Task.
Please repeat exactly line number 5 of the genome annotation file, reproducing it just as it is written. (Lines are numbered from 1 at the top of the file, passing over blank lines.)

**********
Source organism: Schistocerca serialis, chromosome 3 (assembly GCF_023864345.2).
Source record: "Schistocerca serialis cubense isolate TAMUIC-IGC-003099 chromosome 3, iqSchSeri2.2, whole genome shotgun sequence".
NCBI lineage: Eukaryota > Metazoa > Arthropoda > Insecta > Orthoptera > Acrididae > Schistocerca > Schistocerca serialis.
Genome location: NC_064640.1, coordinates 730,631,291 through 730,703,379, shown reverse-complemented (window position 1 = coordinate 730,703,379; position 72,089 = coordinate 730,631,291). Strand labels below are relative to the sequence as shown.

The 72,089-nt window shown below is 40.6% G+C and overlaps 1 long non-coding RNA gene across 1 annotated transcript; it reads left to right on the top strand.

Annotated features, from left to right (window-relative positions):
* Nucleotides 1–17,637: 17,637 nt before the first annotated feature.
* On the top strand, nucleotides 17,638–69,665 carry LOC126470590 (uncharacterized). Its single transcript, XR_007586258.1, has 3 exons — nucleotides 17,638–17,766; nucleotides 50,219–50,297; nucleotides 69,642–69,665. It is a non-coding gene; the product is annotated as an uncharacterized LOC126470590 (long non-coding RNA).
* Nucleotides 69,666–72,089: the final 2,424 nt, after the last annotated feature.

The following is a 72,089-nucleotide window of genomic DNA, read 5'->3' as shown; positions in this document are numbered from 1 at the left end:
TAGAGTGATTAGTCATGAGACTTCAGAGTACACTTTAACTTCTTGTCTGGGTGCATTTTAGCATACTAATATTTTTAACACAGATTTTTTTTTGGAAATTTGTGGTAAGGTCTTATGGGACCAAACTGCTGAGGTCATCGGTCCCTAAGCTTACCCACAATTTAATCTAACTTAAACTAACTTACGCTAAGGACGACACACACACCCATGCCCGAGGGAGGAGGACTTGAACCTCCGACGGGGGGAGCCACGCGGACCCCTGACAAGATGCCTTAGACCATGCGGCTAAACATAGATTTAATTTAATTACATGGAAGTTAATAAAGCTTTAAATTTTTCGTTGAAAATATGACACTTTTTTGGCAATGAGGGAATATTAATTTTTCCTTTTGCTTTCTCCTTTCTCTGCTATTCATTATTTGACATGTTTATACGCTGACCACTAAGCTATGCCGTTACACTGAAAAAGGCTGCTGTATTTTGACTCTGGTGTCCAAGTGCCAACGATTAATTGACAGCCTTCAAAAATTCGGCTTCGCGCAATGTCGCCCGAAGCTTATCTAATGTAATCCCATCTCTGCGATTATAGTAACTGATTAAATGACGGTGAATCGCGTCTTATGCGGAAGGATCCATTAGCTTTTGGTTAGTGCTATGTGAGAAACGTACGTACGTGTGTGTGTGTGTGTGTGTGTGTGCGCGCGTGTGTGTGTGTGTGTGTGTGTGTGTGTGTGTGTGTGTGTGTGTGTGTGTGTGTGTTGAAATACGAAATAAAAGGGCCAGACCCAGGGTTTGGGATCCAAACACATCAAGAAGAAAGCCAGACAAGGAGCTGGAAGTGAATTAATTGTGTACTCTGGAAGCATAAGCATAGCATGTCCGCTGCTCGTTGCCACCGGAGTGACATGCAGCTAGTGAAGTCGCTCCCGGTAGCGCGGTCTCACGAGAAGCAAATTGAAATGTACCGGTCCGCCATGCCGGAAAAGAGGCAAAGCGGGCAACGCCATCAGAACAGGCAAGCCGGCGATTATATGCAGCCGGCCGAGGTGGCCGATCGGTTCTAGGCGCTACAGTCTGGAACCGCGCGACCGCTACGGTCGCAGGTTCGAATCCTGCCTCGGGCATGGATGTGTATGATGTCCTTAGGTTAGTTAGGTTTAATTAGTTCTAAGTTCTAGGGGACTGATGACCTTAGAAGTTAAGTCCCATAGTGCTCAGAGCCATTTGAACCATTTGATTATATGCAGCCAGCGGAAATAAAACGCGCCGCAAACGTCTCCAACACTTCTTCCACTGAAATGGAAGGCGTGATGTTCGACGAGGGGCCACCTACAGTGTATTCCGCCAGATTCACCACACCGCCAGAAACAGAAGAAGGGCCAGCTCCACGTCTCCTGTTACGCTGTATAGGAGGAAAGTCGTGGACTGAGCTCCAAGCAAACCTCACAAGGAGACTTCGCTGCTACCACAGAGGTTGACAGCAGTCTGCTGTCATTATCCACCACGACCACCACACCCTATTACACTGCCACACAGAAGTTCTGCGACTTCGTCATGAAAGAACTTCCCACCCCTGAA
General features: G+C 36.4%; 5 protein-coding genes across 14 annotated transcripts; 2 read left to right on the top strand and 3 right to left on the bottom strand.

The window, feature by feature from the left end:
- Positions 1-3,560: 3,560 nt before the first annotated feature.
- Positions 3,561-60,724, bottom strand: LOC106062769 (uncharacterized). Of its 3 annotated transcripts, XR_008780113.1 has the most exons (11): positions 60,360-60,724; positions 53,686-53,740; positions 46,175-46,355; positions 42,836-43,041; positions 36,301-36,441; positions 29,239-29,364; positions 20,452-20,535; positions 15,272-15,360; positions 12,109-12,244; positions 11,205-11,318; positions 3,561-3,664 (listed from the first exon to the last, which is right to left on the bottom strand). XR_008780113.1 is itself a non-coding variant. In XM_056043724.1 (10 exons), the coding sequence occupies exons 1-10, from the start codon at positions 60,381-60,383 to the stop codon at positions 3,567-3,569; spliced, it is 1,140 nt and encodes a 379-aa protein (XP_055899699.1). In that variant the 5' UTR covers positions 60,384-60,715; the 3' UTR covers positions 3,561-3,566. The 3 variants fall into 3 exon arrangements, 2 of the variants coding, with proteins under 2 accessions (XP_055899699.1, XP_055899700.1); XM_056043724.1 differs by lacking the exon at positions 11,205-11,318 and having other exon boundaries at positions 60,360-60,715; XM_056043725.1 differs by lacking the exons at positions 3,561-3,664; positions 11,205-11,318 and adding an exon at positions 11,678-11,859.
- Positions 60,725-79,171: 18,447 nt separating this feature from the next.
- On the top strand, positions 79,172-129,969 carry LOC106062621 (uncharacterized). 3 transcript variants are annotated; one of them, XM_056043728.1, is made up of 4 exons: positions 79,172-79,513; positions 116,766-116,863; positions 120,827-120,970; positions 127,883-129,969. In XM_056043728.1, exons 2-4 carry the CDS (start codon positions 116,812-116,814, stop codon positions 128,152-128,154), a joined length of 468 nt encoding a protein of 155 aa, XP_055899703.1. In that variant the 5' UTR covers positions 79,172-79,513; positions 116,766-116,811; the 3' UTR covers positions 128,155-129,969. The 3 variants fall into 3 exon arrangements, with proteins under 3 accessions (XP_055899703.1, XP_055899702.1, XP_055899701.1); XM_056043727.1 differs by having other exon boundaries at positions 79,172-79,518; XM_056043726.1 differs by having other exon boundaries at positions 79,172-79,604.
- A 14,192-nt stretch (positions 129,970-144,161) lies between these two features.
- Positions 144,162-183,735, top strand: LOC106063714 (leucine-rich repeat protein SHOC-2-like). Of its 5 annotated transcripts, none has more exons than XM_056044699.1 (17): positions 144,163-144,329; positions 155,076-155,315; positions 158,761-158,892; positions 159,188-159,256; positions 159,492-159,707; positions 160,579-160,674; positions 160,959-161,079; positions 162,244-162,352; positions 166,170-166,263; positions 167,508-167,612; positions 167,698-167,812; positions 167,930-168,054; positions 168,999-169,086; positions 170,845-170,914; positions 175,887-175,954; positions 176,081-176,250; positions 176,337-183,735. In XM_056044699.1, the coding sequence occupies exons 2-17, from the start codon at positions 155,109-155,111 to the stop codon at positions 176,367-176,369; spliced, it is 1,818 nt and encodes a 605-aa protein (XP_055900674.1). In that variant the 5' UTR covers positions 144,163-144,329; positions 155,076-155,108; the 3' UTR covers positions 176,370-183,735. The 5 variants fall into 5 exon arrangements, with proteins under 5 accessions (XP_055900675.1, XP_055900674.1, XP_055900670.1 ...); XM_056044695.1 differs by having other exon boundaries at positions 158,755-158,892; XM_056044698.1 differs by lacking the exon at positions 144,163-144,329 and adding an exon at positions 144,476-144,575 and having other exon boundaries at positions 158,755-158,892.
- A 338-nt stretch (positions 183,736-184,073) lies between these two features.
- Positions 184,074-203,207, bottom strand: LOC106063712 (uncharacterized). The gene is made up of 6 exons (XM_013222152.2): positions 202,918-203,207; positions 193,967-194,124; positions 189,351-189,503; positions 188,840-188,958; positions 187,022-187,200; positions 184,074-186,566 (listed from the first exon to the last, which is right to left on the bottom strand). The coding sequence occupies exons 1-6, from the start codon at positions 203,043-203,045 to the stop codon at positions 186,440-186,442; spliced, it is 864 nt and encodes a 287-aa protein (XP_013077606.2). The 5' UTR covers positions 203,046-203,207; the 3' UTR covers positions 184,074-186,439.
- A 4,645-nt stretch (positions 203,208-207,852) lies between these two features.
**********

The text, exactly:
The 72,089-nt window shown below is 40.6% G+C and overlaps 1 long non-coding RNA gene across 1 annotated transcript; it reads left to right on the top strand.